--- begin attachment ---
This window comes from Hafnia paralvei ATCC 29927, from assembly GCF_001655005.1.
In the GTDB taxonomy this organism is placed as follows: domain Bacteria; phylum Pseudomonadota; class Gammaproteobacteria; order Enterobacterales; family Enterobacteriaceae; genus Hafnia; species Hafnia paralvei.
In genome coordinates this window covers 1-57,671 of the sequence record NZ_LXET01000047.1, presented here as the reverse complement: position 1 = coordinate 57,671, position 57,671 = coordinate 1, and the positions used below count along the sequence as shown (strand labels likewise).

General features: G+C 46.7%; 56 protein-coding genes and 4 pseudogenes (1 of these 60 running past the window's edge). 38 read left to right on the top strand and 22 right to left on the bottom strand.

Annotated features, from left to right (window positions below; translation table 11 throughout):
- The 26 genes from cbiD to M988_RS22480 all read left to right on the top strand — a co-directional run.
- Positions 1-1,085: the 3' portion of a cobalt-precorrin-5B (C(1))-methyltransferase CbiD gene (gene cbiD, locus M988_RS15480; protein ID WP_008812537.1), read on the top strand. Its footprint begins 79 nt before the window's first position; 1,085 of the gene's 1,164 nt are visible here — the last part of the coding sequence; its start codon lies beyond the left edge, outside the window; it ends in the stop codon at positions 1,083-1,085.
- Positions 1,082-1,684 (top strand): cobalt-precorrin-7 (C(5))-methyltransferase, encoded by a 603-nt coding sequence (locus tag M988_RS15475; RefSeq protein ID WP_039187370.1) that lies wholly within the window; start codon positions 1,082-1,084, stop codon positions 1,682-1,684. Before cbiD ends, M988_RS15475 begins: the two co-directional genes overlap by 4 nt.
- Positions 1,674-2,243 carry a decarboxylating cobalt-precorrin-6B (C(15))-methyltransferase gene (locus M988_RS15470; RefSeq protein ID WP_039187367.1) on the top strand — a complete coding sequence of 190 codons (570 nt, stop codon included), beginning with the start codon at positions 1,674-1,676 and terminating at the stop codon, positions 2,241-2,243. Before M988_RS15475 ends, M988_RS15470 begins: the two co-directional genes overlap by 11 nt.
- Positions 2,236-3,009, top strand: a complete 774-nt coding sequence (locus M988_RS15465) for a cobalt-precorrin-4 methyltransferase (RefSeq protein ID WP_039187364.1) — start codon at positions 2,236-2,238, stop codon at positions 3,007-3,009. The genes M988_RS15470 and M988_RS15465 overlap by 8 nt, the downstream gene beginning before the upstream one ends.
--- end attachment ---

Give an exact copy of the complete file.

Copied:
This window comes from Hafnia paralvei ATCC 29927, from assembly GCF_001655005.1.
In the GTDB taxonomy this organism is placed as follows: domain Bacteria; phylum Pseudomonadota; class Gammaproteobacteria; order Enterobacterales; family Enterobacteriaceae; genus Hafnia; species Hafnia paralvei.
In genome coordinates this window covers 1-57,671 of the sequence record NZ_LXET01000047.1, presented here as the reverse complement: position 1 = coordinate 57,671, position 57,671 = coordinate 1, and the positions used below count along the sequence as shown (strand labels likewise).

General features: G+C 46.7%; 56 protein-coding genes and 4 pseudogenes (1 of these 60 running past the window's edge). 38 read left to right on the top strand and 22 right to left on the bottom strand.

Annotated features, from left to right (window positions below; translation table 11 throughout):
- The 26 genes from cbiD to M988_RS22480 all read left to right on the top strand — a co-directional run.
- Positions 1-1,085: the 3' portion of a cobalt-precorrin-5B (C(1))-methyltransferase CbiD gene (gene cbiD, locus M988_RS15480; protein ID WP_008812537.1), read on the top strand. Its footprint begins 79 nt before the window's first position; 1,085 of the gene's 1,164 nt are visible here — the last part of the coding sequence; its start codon lies beyond the left edge, outside the window; it ends in the stop codon at positions 1,083-1,085.
- Positions 1,082-1,684 (top strand): cobalt-precorrin-7 (C(5))-methyltransferase, encoded by a 603-nt coding sequence (locus tag M988_RS15475; RefSeq protein ID WP_039187370.1) that lies wholly within the window; start codon positions 1,082-1,084, stop codon positions 1,682-1,684. Before cbiD ends, M988_RS15475 begins: the two co-directional genes overlap by 4 nt.
- Positions 1,674-2,243 carry a decarboxylating cobalt-precorrin-6B (C(15))-methyltransferase gene (locus M988_RS15470; RefSeq protein ID WP_039187367.1) on the top strand — a complete coding sequence of 190 codons (570 nt, stop codon included), beginning with the start codon at positions 1,674-1,676 and terminating at the stop codon, positions 2,241-2,243. Before M988_RS15475 ends, M988_RS15470 begins: the two co-directional genes overlap by 11 nt.
- Positions 2,236-3,009, top strand: a complete 774-nt coding sequence (locus M988_RS15465) for a cobalt-precorrin-4 methyltransferase (RefSeq protein ID WP_039187364.1) — start codon at positions 2,236-2,238, stop codon at positions 3,007-3,009. The genes M988_RS15470 and M988_RS15465 overlap by 8 nt, the downstream gene beginning before the upstream one ends.